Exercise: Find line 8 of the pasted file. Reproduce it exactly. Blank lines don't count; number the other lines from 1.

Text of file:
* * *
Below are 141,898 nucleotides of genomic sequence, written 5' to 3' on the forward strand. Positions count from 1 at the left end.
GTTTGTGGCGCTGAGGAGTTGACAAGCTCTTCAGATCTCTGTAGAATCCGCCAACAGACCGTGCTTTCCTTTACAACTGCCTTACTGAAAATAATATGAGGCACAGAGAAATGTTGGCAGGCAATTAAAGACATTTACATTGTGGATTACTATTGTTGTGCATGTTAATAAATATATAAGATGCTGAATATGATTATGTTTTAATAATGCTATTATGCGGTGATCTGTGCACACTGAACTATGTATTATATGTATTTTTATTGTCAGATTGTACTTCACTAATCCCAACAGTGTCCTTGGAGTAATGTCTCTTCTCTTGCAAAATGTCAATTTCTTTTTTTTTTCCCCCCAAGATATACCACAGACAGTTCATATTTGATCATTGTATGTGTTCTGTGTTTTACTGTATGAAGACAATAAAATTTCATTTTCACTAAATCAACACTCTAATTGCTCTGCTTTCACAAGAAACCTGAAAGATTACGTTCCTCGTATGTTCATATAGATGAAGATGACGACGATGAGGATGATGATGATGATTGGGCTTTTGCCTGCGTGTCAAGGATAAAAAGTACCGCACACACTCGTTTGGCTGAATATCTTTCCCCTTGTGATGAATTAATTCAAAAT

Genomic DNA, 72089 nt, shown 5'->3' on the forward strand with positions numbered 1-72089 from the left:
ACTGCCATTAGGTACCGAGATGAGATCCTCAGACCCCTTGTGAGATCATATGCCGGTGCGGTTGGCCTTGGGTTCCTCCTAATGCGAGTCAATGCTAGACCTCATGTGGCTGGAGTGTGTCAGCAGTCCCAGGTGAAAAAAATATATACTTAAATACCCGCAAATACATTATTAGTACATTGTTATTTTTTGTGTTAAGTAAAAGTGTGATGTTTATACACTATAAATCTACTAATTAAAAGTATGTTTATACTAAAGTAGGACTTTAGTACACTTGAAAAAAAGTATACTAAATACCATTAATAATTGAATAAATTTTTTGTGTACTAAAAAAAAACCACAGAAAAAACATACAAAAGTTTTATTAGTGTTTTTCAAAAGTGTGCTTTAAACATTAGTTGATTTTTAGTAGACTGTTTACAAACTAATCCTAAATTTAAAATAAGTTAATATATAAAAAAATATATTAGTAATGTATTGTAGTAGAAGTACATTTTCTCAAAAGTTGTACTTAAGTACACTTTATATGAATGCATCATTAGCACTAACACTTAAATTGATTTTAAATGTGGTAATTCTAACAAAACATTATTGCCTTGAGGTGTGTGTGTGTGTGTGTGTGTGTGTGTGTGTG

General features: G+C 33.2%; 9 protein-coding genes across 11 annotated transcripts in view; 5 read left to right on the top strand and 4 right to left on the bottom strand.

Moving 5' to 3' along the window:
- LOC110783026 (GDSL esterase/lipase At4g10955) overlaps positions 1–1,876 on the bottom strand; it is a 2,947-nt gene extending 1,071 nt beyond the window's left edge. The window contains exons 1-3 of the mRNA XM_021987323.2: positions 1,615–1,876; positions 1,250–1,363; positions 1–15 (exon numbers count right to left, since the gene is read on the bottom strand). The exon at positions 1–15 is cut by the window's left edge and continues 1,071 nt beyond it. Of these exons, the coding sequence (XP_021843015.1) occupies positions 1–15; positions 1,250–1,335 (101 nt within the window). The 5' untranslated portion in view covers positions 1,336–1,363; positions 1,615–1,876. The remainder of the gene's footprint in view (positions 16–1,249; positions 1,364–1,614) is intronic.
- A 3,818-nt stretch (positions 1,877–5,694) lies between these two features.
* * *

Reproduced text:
- A 3,818-nt stretch (positions 1,877–5,694) lies between these two features.